So blogging’s taken a back seat since I “fell” pregnant (a delightfully quaint phrase). My apologies. But I return to the keyboard this week to discuss pedantry.
I’m sure you’ve seen the fuss this week over Waterstone’s and their decision to remove the apostrophe from their name – for reasons of digital literacy or some such nonsense. Defenders of this policy have pointed out that, as Tim Waterstone no longer owns the shop, then the possessive use of the apostrophe is irrelevant. Sounds reasonable, yes? Well, no. If this was the case then you’d get rid of the ‘s’ as well. James Daunt knows this, as his chain of bookshops is called Daunt books rather than Daunt’s books or Daunts books.
On losing this argument, the ‘Waterstones’ defenders have reverted to criticising my pedantry.
One of them, a current Waterstone’s employee, has sent me a blog post by Stephen Fry on the subject. Among a lot of unedited waffle and digressions (I say this with the greatest respect for the man who I find very funny and usually erudite), Fry’s main point is that pedantry is the last resort of joyless haters of language (I’m paraphrasing somewhat but you get the point). He points out that surely we should all just revel in language and its quirks.
But I disagree. My pedantry isn’t because I dislike language but precisely the opposite. My first thought, on reading this, was to refer to Derek K. Miller, a writer who died last year and posted a series of heartbreaking blogs before his death, who said:
“Written language might be our greatest achievement. Without it we would have no Shakespeare, of course, but also no Great Wall of China, no theory of natural selection, no quantum mechanics, no constitutional democracy, no television, no antibiotics and no footprints on the moon. No internet either. I think a tool that powerful should be used properly.”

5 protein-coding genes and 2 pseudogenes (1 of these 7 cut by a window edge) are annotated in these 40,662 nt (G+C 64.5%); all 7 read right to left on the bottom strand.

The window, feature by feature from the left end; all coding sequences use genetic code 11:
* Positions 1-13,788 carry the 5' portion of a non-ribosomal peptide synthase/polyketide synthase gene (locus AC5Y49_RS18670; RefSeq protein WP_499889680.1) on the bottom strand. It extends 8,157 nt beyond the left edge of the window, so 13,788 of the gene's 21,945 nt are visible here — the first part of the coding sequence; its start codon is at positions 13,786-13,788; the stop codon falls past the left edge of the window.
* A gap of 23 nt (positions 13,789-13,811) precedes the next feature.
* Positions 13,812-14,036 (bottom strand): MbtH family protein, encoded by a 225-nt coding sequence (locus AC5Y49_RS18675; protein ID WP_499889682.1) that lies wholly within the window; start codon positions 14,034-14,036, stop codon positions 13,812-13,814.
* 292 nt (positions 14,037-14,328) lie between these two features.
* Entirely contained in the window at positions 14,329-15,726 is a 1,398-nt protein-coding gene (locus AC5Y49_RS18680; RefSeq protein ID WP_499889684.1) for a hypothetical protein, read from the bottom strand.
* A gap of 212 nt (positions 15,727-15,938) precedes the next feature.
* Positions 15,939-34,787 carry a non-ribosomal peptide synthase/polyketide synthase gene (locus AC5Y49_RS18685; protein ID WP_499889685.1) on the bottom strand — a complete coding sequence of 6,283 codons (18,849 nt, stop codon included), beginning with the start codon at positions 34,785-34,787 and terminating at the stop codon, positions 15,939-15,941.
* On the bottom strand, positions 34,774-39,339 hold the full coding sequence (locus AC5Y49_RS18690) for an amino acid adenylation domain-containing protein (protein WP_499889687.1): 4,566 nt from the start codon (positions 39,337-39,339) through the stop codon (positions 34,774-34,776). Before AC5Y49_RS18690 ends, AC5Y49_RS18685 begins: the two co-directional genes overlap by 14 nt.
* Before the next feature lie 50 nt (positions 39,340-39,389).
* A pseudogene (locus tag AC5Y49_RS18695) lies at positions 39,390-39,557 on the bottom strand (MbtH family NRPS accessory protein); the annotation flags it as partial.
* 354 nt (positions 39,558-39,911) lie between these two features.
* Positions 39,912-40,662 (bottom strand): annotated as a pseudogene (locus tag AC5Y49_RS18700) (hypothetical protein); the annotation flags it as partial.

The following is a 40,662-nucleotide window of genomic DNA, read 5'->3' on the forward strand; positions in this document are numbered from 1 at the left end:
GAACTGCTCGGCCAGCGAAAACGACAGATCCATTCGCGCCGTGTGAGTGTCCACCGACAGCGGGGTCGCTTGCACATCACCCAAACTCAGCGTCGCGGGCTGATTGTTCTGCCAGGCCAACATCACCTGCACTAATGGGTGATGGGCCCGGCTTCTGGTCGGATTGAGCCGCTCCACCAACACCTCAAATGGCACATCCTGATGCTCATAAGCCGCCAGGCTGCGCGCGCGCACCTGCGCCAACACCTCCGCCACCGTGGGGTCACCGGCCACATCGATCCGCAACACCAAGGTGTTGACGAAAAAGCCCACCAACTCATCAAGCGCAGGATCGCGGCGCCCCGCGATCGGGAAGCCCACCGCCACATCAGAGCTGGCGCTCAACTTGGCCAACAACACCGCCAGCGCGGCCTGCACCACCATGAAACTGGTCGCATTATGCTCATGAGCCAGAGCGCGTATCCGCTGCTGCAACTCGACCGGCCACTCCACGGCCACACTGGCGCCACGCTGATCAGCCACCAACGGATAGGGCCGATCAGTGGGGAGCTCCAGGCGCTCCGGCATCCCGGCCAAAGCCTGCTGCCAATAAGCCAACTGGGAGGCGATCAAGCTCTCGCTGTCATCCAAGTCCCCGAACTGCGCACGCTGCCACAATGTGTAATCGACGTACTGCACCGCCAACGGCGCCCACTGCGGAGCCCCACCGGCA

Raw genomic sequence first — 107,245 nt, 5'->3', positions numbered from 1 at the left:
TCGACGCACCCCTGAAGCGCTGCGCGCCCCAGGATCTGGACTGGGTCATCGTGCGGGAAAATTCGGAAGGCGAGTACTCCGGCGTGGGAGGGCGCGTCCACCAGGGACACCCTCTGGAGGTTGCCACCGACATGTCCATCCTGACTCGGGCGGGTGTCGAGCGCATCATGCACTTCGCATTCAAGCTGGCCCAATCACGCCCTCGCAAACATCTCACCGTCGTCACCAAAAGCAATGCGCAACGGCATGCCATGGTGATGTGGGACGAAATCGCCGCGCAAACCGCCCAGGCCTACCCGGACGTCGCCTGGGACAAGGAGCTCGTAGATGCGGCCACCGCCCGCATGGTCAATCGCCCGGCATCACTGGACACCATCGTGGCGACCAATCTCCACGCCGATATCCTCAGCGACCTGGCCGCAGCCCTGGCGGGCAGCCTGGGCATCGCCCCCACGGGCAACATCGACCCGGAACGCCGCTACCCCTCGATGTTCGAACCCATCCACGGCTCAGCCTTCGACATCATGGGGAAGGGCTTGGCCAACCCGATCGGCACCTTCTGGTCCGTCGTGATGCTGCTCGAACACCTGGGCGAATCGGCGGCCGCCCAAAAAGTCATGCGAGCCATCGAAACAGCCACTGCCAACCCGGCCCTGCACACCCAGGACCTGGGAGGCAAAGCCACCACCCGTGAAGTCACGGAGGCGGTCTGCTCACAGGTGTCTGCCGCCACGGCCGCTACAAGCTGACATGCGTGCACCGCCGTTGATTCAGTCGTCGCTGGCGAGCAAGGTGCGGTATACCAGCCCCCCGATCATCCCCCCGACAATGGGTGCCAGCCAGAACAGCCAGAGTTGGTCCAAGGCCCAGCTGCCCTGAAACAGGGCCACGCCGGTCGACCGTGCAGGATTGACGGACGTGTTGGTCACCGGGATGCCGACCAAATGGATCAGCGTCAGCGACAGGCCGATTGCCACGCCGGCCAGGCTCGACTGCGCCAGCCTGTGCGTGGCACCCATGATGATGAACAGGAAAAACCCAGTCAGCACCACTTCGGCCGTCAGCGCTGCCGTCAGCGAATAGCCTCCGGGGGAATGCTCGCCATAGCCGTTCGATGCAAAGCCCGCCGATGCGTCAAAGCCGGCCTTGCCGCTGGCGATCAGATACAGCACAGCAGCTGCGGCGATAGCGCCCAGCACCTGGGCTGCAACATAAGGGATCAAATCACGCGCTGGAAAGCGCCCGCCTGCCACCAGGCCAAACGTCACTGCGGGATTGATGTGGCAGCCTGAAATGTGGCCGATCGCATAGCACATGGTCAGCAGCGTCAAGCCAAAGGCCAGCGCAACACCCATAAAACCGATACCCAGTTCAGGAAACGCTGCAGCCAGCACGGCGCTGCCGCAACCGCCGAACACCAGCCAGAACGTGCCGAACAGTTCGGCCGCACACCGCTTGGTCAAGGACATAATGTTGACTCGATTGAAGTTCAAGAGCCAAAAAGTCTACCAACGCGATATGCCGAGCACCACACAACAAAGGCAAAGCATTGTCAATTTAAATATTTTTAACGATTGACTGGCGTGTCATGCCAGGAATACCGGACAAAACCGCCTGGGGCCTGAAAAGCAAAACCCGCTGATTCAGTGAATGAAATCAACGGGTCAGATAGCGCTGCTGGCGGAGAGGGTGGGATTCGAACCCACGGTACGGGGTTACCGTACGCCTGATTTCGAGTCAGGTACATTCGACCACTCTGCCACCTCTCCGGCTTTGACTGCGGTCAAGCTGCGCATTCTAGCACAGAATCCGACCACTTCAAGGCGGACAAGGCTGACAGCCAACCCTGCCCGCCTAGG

I doubt Miller would have appreciated being called a joyless hater of language either.
What I’m actually saying is that of course language has to evolve and change, and that we should glory in that – to the point where it stops making sense. I’m the first person to revel in a word just because of the way it sounds. I love quirks in words, finding out their roots and meanings and I value their proper use. It’s the people who I encounter (everyday at work and elsewhere) who don’t understand my pedantry, who don’t see the problem with writing “banana’s” or “your” when they mean “you’re” that dislike language. They’ve never been shown or taught the value in it, the beauty of it, the power of it. I cannot imagine they’ve ever, as I have, had to put down a book because they’ve got tears in their eyes at the phrasing in it – for the beauty of it, or for the way a phrase sounds in your mouth. They’re the haters of language, the ones who won’t defend it, not me.
That’s not to say that all pedants feel like this – I’m aware that in defending pedantry I set myself up with a bunch of Telegraph letter writers who actively fight change in all things. I guess they are the ones that Fry is really talking about and they are a dried up bunch of joyless souls, hoarding tungsten lightbulbs and tutting at split infinitives. But that’s not me.
Nevertheless, I stand with them on apostrophe defence – it isn’t actually that difficult to use. I’m not walking into an argument about failing standards in schools but really – it ISN’T that difficult to use. It does, however, change the meaning of words, which is, of course, why it’s still in use. And it should be celebrated, alongside everything that makes the English language glorious – the OED, Scrabble, the word ‘haberdashery’, the King James Bible and many other things, a list that once included Waterstone’s booksellers but of course, cannot any more.